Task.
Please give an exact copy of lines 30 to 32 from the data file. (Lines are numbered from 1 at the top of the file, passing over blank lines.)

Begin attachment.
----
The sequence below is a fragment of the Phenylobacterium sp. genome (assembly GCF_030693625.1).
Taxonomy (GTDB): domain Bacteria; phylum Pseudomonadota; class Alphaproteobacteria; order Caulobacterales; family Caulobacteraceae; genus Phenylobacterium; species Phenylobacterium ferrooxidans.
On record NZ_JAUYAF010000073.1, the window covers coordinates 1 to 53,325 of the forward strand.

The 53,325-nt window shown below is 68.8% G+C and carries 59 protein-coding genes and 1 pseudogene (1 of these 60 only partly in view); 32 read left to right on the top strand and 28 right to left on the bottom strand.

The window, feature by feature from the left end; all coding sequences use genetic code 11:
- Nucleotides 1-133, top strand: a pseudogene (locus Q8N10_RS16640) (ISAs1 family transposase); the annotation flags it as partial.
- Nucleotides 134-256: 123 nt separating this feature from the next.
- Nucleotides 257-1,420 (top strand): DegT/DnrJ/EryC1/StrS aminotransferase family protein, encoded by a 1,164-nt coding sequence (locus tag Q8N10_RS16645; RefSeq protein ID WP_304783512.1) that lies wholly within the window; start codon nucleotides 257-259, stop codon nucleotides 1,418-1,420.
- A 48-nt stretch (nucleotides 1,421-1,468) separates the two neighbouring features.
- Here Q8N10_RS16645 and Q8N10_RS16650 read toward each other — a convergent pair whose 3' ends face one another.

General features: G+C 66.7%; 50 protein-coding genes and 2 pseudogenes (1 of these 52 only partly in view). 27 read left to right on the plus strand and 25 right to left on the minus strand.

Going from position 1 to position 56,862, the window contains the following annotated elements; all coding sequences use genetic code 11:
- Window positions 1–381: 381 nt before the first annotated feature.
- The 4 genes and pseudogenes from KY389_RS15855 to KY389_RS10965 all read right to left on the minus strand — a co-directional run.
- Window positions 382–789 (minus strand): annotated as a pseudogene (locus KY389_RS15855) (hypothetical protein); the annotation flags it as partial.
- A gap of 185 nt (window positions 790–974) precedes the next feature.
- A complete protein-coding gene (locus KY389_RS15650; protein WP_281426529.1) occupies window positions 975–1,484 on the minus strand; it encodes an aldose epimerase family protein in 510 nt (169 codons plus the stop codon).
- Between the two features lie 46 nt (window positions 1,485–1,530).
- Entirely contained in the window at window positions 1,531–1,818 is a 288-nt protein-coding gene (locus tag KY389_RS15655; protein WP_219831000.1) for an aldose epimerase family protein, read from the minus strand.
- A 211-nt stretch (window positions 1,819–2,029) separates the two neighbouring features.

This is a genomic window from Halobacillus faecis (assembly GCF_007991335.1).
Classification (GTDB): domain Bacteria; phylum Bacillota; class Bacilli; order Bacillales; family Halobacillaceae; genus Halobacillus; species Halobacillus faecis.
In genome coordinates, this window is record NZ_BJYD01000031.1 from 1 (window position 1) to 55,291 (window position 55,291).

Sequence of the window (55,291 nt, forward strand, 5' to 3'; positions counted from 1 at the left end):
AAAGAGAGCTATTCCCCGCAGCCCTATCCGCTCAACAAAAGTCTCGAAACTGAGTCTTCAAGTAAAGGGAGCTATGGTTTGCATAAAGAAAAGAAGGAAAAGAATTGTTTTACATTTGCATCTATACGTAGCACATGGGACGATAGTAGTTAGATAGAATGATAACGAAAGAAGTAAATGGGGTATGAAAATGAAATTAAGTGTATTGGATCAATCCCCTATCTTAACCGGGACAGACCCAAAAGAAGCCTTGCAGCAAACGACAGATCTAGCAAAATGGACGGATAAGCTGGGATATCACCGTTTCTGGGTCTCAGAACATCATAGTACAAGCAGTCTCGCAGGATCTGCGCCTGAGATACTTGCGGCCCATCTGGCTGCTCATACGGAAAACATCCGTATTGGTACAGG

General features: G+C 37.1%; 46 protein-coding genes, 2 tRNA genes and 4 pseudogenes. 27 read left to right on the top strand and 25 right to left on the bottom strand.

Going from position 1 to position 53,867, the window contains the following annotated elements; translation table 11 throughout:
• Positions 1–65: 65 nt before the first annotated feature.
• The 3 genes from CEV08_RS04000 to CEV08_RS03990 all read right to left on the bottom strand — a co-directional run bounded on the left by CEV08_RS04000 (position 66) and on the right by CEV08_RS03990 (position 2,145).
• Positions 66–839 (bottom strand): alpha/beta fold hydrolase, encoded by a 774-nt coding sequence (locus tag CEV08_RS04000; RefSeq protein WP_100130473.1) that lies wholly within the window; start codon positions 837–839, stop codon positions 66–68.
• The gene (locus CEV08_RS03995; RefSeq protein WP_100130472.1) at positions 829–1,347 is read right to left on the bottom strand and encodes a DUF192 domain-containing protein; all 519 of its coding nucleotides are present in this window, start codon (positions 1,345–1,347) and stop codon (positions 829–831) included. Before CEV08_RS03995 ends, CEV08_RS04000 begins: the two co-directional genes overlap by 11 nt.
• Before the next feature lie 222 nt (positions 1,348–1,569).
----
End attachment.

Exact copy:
• Positions 66–839 (bottom strand): alpha/beta fold hydrolase, encoded by a 774-nt coding sequence (locus tag CEV08_RS04000; RefSeq protein WP_100130473.1) that lies wholly within the window; start codon positions 837–839, stop codon positions 66–68.
• The gene (locus CEV08_RS03995; RefSeq protein WP_100130472.1) at positions 829–1,347 is read right to left on the bottom strand and encodes a DUF192 domain-containing protein; all 519 of its coding nucleotides are present in this window, start codon (positions 1,345–1,347) and stop codon (positions 829–831) included. Before CEV08_RS03995 ends, CEV08_RS04000 begins: the two co-directional genes overlap by 11 nt.
• Before the next feature lie 222 nt (positions 1,348–1,569).